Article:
Confident and independent, Anita takes charge of her money for the sake of her family. In the past she dabbled with trading shares, but now she’s taking it easy with investments that look after themselves.
"For me, money is a means to an end. I don’t particularly fancy a helicopter or a yacht or anything like that – all I want is to provide security for my family and make sure that my old age is looked after."
"I invest in a stocks and shares ISA and it’s only been for the last 7 or 8 years that I’ve been able to use the full allowance. I’ve had a Junior ISA for my son too since he was about 3. He’s 13 now and I’ve paid the full whack for several years now. I’ve got my plan in place.
"I think the best way to do it is multi-asset, multi-class. I’ve been investing in the LifeStrategy funds from Vanguard for the last few years. For my timespan – I have about 12 or 13 years until I’ll retire – I can just leave it there and the market will ride it out.
"At the minute I’m on LifeStrategy 80% equity. When I hit my mid-50s my plan is to go down to 60% or 40% equity. If I’m a long way away from retirement then it’ll ride it out. But when I only have 5 years to go then I obviously want to take less risk, because the markets at the moment are very volatile and might take a long time to even out."
"I used to use a financial adviser for my investments, about ten years ago, and the management fee was about £500 a year. So I’ve stopped that and put the money in Vanguard again. It has an interactive platform where you can look at it yourself and manage it yourself with an online account. Plus the management fees are much more manageable. Much better than the 5% I used to pay.
"Before, I had no idea what the fees were. Then the new rules came out where they have to be more transparent. And they are now, but it used to be eating into my returns. So I think the management fee is a key thing really."
"When choosing my son’s account I look for someone with a good track record and decent management fees. Big names usually – I don’t do any little ones. And I know past performance shouldn’t be an indicator but it has worked for me. My son’s savings account is doing quite well.
"I’ve tried to do for him what my father did with me. He said to all of his girls that when you grow up don’t rely on a man. The men will go but the only person who’s going to look after you is you, so be financially independent. It’s not always easy and when we used to get pocket money I would keep a little account book so I knew where I was spending things. I’ve tried to get my son to do it but he won’t have it. The problem with kids these days is this feeling of entitlement, so I want to try and strip that and make him know where the money is coming from."
"I realised a couple of years ago that the actively-managed fund fee is eating into my investment returns. How can I make sure I’m keeping costs down?"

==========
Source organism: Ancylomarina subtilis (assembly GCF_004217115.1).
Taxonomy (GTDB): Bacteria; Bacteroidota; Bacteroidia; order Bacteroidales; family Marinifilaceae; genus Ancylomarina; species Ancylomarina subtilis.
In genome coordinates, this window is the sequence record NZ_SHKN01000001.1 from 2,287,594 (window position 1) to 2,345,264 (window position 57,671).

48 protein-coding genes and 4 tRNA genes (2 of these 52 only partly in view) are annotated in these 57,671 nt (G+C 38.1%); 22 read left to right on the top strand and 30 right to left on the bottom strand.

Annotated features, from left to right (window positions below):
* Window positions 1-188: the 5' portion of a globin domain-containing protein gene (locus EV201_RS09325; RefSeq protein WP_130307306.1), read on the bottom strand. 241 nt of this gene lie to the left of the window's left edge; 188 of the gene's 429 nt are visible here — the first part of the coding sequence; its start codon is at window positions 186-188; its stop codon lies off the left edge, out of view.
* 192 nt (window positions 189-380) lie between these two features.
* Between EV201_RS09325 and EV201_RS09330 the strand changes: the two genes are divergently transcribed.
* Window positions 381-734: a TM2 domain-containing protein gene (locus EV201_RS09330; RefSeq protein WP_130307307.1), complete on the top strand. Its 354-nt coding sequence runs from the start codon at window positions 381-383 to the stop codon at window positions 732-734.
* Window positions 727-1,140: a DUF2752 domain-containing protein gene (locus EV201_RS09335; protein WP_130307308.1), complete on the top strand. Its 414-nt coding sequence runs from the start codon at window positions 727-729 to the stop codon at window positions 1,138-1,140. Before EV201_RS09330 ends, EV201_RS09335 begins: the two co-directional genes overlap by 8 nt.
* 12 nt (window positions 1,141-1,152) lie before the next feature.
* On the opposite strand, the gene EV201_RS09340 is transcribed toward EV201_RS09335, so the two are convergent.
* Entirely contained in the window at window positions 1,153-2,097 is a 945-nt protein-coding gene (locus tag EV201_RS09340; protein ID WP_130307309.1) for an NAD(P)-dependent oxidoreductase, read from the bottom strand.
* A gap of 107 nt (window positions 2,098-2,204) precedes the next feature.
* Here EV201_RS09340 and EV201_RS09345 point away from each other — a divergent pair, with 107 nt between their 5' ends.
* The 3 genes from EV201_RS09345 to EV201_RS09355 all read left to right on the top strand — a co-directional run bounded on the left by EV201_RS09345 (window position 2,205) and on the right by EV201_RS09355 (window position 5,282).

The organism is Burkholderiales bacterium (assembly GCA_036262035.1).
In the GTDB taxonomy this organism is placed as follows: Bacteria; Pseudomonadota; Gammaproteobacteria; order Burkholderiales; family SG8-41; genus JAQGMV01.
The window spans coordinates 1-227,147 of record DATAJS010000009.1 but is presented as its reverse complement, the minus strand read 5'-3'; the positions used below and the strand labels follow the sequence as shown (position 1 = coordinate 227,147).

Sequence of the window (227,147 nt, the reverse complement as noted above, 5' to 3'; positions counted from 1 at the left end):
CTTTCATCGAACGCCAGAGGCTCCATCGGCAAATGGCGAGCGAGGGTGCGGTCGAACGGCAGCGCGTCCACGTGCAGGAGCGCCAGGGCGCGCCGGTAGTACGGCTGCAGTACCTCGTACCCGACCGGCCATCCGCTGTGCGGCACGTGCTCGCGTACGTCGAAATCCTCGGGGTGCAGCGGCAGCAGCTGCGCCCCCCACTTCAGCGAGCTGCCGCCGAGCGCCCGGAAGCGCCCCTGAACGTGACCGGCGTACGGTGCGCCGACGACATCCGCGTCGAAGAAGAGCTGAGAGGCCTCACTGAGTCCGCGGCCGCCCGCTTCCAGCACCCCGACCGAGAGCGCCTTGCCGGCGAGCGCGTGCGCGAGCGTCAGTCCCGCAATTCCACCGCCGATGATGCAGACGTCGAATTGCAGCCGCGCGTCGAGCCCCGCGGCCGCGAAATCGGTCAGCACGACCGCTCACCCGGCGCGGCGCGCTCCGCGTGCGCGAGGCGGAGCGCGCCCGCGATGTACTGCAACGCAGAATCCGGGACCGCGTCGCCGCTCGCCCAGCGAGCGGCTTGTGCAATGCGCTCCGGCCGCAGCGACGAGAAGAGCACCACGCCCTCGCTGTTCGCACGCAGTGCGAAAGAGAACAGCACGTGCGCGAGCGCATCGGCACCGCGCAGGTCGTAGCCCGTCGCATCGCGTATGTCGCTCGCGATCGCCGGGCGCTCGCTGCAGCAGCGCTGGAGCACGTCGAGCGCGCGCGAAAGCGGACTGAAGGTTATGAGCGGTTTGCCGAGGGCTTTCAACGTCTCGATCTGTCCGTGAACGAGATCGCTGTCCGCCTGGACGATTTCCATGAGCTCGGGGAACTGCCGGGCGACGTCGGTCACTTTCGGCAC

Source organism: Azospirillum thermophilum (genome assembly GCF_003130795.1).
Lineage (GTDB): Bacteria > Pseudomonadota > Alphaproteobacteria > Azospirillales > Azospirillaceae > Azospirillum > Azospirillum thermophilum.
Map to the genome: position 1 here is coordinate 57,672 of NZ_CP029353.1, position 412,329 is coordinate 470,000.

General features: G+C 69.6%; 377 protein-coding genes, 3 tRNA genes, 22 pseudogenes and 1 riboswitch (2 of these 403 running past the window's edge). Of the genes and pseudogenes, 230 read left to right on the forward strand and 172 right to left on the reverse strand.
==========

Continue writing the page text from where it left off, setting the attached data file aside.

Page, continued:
Answer by Lesley James, Simplified Money
Answer by Lesley James, Simplified Money
You ask a very potent question. Because what you pay for your investment can have a very significant impact on what you could achieve. Fund charges differ by only small percentage points but – as you have noted – when they are too high, they can really begin to eat away at the amount you’ll get back.
There is good news, though. Disclosure is improving. New rules and protocols are making it easier to find out the true costs. Some providers are stalling but in the main, you should now be able to compare the fees of most mainstream providers pretty easily.
Annual Management Charge (AMC)
This is the amount charged by the fund’s manager. It typically covers the fund’s internal costs and profit margin. However, it typically ignores some third party fees - such as auditing, dealing, admin and custody fees. It is good to know what the provider is charging, but this is not the full story.
Total Expense Ratio (TER) or Ongoing Fund Charge (OCF)
This includes the above AMC but also includes operational running costs such as those above mentions administrative fees, dealing costs, custody, dealing and other operational charges. This is still not perfect, but it is a far better indication of a fund’s true costs than the AMC.
These are the charges typically incurred in trading underlying investments. High turnover funds – those buying and selling regularly – will have higher costs than those that buy and hold for long periods. It is difficult to predict future but historic fees could give you an indication of activity in the fund.
Entry and exit fees
Some funds may charge something for buying and/or selling. Be sure to check that apparently low cost fund you have found doesn’t carry a nasty sting in the tail.
Among the lowest cost funds available are the ‘passive’ index trackers, so called because they don’t make any decisions about where to invest. Instead, they use various tools and computer models to replicate indices, so that your investment performs directly in line.
The only difference between those indices and your investment performance will be the fee. But passive funds don’t require much resource. Which means some managers now offer multi-asset, risk managed, passive funds for less than 0.5% a year.
If you’re the type of person looking for a combination of minimum complication, minimum fee and real growth prospects, these could offer you one of the best places to start.
Check out Lesley James' advisor profile and see how else she could help.
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